CIEL statement on release of TTIP chemicals documents by European Commission

November 21, 2014

The negotiations between the EU and US on the Trans-Atlantic Trade and Investment Partnership (TTIP) stand to fundamentally change the ways in which states, countries, and regions reflect the preferences of their citizens when regulating toxic chemicals in their food, homes, workplaces, and environments. While CIEL welcomes the disclosure of these documents on the future direction of chemical regulation in the EU and US, we remain deeply concerned about the continued lack of transparency around TTIP. Today the EU disclosed what was already public knowledge, which only raises more questions around the impact of TTIP on laws that protect people and the environment from toxic chemicals.

As described by over 110 public-interest groups in a letter to EU and US negotiators, several of TTIP’s chapters and annexes carry far-reaching implications for the ability to transition away from toxic chemicals towards safer alternatives. Missing pieces that were not disclosed by the EU include TTIP chapters or annexes on:

  • Technical Barriers to Trade (TBT), the rules under which EU industrial chemical laws are contested by the US in the WTO;
  • Sanitary and Phytosanitary (SPS) Measures, the rules under which EU pesticide laws are contested by the US in the WTO;
  • Regulatory Coherence, which would create an institutional framework to reduce or eliminate regulatory differences between the US and EU, including states of the US and Member States of the EU, to the benefit of industry and detriment of higher standards of protection now or in the future;
  • Investor-State Dispute Settlement (ISDS), which have allowed for stronger laws on toxic chemicals to be contested on numerous occasions under NAFTA by industry; and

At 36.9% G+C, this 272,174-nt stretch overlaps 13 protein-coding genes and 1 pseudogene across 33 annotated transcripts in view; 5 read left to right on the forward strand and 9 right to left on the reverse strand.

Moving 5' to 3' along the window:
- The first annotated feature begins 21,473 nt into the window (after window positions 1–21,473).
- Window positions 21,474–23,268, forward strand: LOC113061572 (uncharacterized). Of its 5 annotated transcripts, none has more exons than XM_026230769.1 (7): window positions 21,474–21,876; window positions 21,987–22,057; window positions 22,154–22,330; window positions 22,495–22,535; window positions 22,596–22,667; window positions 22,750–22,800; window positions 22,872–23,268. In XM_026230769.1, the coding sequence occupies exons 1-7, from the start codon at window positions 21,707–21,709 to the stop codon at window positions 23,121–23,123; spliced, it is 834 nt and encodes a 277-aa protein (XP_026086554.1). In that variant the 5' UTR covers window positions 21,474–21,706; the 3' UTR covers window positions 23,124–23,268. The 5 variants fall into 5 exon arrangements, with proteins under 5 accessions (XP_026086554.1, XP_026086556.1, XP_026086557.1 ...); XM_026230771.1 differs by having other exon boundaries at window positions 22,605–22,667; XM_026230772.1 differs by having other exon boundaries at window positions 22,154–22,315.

• Pesticides, which may constitute a separate section of TTIP, not covered by the “chemicals” chapter.

In addition, we remain deeply concerned that the US continues to provide no meaningful information about its positions regarding these chapters of TTIP that stand to fundamentally alter how states and the Federal government regulate toxic chemicals. As with any negotiation, understanding the position of both sides is necessary to evaluate the possible outcome.

Therefore, because of the insufficiency of today’s disclosure, we reiterate our call to USTR and the European Commission to publish all TTIP negotiating proposals and texts related to chemicals, including the above-mentioned chapters and annexes that are missing pieces of the TTIP puzzle. Regulatory differences between the EU and US that include stronger protections for people and the environment, targeted by TTIP as non-tariff “barriers” to trade, are not per se problems that need to be swept away via trade policy – even if they pose inconveniences and some costs to the chemical industry.